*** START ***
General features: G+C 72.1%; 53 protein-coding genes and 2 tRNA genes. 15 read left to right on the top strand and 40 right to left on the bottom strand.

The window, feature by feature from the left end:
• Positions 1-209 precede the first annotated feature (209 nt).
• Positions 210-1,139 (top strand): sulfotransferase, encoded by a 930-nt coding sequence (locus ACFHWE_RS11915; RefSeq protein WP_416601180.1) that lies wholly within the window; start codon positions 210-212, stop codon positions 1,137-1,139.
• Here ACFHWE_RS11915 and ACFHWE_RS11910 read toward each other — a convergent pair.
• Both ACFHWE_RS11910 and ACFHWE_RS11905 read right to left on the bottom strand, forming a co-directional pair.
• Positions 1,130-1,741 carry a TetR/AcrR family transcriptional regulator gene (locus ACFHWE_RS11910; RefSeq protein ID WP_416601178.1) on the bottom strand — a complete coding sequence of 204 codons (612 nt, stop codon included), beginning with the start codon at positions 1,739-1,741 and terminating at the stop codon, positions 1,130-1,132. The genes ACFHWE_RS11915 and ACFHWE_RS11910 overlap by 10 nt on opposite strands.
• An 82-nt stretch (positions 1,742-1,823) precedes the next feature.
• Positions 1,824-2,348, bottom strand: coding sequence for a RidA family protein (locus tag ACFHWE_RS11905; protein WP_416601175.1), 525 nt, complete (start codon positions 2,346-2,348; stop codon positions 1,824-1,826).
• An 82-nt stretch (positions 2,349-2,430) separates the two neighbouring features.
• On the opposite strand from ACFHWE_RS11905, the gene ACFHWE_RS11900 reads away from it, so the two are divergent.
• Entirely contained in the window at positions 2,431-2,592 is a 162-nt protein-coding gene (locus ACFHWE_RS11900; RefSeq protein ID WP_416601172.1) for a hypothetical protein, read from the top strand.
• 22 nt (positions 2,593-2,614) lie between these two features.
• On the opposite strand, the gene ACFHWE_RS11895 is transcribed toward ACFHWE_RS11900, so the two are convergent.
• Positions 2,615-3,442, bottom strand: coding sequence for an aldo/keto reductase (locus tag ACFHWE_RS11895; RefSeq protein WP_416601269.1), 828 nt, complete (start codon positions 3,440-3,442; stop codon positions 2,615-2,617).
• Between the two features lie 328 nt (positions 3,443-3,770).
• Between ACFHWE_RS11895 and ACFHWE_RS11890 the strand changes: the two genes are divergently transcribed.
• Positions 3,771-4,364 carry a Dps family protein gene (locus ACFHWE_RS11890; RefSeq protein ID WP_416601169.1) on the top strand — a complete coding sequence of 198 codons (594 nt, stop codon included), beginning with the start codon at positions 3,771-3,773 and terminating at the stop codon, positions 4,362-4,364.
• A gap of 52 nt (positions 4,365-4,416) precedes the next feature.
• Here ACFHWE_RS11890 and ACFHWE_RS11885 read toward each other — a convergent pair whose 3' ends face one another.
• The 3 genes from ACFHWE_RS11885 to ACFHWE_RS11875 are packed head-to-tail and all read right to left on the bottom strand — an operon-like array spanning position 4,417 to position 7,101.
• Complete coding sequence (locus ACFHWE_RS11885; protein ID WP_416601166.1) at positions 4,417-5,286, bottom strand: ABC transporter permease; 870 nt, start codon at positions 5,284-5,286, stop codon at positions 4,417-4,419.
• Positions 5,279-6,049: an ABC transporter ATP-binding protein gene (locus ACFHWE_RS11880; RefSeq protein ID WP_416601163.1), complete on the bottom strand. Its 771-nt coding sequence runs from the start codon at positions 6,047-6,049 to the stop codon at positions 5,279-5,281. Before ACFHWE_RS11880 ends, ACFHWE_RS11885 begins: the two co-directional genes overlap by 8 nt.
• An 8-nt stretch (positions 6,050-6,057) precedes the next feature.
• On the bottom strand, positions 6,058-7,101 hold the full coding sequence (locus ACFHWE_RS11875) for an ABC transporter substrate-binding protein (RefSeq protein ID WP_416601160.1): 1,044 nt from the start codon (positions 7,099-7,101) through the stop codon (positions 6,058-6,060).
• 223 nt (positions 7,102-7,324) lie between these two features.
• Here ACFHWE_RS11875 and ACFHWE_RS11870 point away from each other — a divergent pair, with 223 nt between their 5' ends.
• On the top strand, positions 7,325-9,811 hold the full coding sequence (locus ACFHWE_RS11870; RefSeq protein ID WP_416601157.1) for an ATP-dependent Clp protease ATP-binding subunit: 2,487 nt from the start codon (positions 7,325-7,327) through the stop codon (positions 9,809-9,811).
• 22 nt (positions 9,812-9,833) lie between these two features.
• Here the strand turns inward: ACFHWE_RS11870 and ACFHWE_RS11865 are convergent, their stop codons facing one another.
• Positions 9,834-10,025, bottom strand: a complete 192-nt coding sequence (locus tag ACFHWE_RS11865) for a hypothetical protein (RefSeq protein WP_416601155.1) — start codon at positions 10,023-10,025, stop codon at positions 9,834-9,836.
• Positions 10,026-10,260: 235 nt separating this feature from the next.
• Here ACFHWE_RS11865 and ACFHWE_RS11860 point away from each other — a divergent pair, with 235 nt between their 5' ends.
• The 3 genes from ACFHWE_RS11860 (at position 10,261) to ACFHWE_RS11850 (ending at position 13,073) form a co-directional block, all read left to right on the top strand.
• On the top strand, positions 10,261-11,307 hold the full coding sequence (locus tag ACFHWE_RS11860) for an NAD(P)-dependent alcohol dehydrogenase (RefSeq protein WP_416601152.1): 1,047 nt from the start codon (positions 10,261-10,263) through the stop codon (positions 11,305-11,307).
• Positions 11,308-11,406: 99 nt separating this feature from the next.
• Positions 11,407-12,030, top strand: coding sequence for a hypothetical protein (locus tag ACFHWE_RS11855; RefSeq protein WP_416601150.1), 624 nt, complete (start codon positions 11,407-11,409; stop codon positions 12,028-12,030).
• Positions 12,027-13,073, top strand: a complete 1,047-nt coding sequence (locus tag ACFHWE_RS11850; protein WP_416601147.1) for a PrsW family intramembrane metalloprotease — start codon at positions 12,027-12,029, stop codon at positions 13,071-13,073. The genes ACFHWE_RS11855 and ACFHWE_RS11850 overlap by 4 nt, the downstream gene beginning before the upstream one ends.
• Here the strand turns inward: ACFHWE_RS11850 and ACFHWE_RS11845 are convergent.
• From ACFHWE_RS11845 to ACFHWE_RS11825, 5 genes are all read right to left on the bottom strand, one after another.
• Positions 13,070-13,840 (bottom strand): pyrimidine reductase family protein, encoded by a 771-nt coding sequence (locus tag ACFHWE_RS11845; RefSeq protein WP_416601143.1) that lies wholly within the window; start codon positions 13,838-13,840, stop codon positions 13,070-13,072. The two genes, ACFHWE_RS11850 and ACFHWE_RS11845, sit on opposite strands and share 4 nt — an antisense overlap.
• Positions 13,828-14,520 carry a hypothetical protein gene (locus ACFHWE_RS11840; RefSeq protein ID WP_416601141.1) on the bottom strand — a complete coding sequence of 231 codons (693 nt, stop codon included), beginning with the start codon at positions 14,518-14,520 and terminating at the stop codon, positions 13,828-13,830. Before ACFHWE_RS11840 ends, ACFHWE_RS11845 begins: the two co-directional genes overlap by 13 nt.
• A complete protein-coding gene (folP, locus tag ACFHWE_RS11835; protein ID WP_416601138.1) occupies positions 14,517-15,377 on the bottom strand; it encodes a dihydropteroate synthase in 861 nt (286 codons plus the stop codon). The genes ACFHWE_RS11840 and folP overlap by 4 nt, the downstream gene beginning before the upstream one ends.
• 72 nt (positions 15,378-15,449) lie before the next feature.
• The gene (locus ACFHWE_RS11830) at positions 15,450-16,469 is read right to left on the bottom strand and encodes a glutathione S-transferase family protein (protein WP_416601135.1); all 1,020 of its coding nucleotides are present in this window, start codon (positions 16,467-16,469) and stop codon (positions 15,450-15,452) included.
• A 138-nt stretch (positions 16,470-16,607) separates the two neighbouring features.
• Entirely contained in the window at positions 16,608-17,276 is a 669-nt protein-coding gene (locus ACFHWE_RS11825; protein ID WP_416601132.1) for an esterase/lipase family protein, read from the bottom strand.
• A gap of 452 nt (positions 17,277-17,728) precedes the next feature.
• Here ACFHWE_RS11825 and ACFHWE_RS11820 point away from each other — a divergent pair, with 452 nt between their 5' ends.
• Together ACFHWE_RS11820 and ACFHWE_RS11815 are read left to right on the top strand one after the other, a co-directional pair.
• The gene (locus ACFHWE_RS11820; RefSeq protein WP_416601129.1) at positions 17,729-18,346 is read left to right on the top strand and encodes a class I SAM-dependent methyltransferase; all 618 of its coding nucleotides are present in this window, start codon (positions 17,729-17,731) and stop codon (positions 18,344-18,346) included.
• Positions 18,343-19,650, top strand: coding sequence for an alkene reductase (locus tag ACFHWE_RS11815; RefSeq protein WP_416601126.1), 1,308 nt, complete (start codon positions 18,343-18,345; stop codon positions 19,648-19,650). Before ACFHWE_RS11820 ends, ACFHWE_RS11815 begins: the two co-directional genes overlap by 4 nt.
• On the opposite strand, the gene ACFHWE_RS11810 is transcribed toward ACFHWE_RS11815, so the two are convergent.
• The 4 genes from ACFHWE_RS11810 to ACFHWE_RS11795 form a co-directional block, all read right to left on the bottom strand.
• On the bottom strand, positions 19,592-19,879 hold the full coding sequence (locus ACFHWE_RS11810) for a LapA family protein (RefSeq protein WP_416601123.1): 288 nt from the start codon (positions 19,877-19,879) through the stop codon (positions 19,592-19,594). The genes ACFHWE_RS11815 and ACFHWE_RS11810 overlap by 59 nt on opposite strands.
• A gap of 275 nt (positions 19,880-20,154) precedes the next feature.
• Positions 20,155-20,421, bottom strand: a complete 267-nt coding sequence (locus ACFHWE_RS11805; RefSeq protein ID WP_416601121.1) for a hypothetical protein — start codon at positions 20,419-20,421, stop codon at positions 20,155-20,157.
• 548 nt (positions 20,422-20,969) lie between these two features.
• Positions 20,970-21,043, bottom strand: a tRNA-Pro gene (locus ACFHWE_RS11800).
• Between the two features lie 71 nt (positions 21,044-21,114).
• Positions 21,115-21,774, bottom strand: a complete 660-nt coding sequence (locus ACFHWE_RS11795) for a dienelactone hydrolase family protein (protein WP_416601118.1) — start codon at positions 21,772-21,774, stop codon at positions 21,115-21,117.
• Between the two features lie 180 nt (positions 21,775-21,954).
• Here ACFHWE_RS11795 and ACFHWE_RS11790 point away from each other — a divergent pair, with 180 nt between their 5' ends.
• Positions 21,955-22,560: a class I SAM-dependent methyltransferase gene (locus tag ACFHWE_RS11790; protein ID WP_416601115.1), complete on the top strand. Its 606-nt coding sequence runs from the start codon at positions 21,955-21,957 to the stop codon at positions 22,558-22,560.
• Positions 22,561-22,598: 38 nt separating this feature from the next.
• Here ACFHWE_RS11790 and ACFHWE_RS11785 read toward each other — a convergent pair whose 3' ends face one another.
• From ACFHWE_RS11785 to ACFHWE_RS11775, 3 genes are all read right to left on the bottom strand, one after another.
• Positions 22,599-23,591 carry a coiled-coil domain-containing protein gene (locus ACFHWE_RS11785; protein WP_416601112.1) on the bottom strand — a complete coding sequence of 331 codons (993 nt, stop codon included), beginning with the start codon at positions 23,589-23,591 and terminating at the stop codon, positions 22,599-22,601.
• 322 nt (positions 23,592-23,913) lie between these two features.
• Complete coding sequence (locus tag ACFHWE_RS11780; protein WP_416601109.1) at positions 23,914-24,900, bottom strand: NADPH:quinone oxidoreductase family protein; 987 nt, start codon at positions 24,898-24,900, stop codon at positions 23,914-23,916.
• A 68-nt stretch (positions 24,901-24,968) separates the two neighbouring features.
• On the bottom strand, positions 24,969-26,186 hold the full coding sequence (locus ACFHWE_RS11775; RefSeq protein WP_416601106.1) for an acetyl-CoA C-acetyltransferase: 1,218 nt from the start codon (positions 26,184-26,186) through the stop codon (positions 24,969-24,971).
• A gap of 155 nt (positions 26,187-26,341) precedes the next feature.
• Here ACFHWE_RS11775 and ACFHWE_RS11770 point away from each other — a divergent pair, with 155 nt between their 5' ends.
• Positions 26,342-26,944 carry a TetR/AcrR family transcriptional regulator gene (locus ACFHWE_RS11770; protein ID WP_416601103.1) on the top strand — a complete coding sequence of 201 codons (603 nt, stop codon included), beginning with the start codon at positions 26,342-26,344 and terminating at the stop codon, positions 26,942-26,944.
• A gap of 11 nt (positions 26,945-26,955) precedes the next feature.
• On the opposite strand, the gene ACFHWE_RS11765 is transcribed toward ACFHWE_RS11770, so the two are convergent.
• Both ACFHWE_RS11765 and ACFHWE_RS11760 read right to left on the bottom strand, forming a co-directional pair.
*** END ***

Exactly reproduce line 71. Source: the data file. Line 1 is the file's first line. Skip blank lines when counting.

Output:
• A 68-nt stretch (positions 24,901-24,968) separates the two neighbouring features.